Choosing the right board

Open Hardware – Arduino vs. Pi

© Lead Image © donatas1205, 123RF.com

© Lead Image © donatas1205, 123RF.com

Article from Issue 222/2019
Author(s):

When it comes to open hardware projects, the choice of an Arduino or a Raspberry Pi board can determine success or failure. Read on for guidance in selecting the best board for your specific needs.

Open hardware would not be where it is today without Arduino and Raspberry Pi boards. Compact, powerful, and mostly open source, both Arduinos and Rasp Pis offer a level of functionality in a small footprint that simply did not exist a decade ago. To casual observers, the two may seem interchangeable, but when the time comes to choose which to develop a project around, your choice can make the difference between success and failure. While some overlap exists, at the very least matching the hardware to the project and your intentions can determine how complicated your device can become.

Many do-it-yourselfers make this choice on the advice of friends – which is fine, so long as their friends' knowledge is as extensive as it sounds. The problem is, people tend to advocate what they know. For this reason, researching the differences between Arduinos and Rasp Pis is generally the safer and most efficient approach. What follows is a general overview of the capacity of both and the purposes for which they are most suited.

SBCs vs. Microcontrollers

While both Arduinos and Rasp Pis are sometimes described as nano computers, only Rasp Pis are computers in the same sense as a laptop or a workstation. Technically speaking, Rasp Pis are single-board computers (SBCs) [1], offering basic computer functionality on a single circuit board. Just what that functionality is has shifted since the first Rasp Pi was released in 2009 and still depends partly on the model. Currently, the fastest Rasp Pi has a 1.4GHz processor, slightly less than that of entry-level Chromebooks, but many times faster than any Arduino. Depending on the model, a Rasp Pi's peripherals can include an Ethernet port, aluminum heat sinks, and LAN and Bluetooth support. Memory is either on-board or provided by an online microSD card. Additional functionality can be added using Hardware Attached on Top (HATs) [2] for purposes like high-resolution displays and sound cards – a development that technically plays fast and loose with the definition of an SBC.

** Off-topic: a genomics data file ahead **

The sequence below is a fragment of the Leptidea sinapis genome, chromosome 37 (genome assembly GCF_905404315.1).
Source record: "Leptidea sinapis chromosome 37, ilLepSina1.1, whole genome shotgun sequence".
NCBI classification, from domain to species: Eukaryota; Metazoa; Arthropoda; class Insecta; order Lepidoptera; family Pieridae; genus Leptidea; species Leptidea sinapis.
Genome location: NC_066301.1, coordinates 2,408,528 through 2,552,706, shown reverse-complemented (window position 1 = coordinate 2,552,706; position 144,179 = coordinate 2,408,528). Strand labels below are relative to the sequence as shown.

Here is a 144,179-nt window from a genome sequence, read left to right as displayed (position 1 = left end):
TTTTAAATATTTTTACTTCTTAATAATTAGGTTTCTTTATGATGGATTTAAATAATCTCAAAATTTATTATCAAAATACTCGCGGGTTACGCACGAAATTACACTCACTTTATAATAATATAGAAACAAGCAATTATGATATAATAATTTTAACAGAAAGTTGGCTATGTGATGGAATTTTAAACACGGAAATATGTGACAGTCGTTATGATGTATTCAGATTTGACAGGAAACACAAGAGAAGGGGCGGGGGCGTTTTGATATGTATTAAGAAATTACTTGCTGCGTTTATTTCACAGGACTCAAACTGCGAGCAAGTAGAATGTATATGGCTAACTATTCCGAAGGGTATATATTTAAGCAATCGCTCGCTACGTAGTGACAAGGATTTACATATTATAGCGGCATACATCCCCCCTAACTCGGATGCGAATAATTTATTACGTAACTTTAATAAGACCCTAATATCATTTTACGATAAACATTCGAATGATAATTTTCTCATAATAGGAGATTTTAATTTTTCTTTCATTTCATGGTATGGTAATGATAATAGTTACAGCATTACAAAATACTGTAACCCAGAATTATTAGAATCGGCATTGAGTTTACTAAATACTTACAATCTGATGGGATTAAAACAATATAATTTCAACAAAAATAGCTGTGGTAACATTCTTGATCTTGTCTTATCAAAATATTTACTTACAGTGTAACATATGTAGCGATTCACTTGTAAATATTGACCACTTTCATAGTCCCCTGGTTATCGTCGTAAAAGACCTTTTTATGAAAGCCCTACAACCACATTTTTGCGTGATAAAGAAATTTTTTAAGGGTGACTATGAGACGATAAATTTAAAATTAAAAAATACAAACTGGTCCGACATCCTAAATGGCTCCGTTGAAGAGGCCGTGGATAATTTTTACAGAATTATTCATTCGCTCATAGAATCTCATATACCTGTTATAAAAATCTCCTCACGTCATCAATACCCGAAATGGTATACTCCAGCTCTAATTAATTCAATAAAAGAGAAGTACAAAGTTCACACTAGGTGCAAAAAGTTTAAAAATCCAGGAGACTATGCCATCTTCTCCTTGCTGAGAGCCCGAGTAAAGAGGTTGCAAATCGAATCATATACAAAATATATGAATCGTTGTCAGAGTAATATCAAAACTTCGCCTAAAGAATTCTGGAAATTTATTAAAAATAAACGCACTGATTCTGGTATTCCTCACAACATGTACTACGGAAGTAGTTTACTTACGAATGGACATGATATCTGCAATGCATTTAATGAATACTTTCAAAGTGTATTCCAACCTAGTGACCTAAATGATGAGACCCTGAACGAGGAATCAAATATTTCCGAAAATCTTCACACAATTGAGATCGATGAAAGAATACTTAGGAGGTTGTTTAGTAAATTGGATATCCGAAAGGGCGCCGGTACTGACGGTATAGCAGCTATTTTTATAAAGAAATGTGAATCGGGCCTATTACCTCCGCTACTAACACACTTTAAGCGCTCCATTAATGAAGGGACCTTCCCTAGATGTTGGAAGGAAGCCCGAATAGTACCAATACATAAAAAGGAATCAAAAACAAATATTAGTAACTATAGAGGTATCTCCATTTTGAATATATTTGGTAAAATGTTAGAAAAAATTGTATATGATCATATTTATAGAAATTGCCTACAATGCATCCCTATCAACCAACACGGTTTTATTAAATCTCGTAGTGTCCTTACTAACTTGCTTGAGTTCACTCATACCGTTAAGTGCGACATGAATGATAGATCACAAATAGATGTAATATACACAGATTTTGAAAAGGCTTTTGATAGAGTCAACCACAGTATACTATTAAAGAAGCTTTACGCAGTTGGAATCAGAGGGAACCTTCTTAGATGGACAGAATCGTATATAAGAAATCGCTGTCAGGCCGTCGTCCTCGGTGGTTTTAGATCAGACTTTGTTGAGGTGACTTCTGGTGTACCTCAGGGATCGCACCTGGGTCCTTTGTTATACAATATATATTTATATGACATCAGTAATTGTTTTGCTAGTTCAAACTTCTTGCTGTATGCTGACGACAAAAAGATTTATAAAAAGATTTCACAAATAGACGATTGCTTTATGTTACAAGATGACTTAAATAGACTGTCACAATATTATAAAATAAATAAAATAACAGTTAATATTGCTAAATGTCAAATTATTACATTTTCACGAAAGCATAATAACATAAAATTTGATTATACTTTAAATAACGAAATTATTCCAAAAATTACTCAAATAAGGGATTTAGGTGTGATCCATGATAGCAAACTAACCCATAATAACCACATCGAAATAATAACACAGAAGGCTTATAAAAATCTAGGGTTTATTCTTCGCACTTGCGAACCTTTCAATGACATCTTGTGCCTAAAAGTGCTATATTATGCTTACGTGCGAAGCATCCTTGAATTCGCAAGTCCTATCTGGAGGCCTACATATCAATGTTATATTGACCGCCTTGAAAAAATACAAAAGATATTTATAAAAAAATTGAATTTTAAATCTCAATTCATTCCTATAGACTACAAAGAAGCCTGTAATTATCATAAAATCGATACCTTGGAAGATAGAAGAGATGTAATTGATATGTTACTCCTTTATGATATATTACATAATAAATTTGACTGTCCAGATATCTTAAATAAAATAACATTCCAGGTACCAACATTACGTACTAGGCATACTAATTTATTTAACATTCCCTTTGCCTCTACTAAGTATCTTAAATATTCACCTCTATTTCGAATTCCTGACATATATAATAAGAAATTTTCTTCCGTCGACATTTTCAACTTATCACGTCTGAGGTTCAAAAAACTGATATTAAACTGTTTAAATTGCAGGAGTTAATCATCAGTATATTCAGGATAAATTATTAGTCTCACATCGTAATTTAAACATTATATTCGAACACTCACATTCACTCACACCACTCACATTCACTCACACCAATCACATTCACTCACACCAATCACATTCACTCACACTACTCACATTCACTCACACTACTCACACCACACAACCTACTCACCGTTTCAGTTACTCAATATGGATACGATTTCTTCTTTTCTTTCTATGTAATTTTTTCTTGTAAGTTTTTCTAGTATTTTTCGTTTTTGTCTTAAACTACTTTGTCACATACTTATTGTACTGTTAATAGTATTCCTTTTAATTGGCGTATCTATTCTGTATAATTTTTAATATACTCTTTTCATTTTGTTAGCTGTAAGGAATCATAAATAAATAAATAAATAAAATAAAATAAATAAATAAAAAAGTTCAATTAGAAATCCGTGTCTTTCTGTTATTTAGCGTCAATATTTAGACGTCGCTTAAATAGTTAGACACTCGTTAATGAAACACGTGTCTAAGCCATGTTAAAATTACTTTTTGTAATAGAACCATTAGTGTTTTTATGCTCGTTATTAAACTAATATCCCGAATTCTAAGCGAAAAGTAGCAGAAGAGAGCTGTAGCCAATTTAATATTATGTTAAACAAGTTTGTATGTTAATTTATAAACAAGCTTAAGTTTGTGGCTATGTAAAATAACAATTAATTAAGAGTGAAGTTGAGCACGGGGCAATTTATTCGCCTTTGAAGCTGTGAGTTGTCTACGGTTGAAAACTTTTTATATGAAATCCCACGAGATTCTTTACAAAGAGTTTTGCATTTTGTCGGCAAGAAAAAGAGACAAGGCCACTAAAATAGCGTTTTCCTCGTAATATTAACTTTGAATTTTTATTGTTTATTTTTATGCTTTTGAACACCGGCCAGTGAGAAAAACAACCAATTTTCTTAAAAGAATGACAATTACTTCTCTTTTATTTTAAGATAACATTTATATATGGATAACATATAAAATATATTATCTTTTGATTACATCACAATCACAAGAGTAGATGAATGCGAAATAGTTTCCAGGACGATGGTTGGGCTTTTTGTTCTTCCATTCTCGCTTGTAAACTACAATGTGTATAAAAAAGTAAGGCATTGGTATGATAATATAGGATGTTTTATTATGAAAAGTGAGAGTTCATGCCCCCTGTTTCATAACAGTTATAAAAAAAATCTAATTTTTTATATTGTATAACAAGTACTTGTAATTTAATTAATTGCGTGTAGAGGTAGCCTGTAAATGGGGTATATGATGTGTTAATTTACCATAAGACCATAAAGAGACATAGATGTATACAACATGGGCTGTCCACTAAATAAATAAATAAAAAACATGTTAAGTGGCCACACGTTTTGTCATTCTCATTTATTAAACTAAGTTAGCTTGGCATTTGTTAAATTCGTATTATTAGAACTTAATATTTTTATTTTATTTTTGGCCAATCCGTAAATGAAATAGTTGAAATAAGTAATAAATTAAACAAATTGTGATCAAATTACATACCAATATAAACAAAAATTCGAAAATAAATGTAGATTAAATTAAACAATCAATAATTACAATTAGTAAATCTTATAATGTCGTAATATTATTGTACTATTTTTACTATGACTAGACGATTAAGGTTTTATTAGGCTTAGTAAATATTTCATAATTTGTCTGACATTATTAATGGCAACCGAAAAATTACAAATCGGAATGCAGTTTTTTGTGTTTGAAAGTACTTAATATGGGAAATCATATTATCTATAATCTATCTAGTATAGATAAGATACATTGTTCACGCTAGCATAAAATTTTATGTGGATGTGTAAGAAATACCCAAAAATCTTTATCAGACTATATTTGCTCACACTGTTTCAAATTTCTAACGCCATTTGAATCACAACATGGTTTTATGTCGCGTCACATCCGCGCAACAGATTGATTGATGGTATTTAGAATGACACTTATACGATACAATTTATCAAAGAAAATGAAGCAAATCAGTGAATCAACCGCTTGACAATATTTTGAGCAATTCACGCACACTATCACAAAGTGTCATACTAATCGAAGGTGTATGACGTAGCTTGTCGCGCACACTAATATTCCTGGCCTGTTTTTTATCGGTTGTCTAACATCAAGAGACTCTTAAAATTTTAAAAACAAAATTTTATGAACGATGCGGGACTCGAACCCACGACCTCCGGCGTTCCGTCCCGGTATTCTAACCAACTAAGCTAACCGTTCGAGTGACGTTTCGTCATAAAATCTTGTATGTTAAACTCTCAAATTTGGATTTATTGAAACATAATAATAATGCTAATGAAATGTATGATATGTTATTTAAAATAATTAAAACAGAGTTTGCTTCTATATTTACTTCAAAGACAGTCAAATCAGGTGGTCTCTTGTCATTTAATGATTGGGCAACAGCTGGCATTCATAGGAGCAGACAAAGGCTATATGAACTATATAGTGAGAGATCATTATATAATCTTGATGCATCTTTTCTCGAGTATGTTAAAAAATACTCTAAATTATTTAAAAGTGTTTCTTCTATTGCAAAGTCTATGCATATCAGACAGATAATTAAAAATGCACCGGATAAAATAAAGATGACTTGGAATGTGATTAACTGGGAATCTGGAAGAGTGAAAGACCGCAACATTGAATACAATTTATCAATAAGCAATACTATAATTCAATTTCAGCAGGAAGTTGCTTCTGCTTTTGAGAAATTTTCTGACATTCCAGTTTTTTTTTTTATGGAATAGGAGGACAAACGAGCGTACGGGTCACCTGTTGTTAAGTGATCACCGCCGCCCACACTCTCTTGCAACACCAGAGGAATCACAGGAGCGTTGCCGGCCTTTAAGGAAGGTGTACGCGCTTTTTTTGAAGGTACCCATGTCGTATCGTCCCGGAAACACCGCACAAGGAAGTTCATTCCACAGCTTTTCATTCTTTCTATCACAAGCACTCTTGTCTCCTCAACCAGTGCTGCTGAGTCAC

On the other hand, Arduino boards lack the versatility of a full computer. Instead, they are microcontrollers [3] with limited functionality. Rather than an operating system that runs an application, an Arduino runs a limited set of instructions in its firmware. The absence of an operating system reduces the resources to run an Arduino and usually reduces boot time, as well as simplifying firmware modification. Just like Rasp Pis with HATs, Arduinos can extend their functionality with shields [4] – peripherals like sound cards and sensors – although generally they have far fewer features than any Rasp Pi.

These distinctions are murkier than they were a decade ago, but still remain broadly true. You might just manage to give an Arduino the functionality of a Rasp Pi, but the main reason to do so would be just to prove you could. After all, the whole point of both Rasp Pis and Arduinos is to provide off-the-shelf components.

Models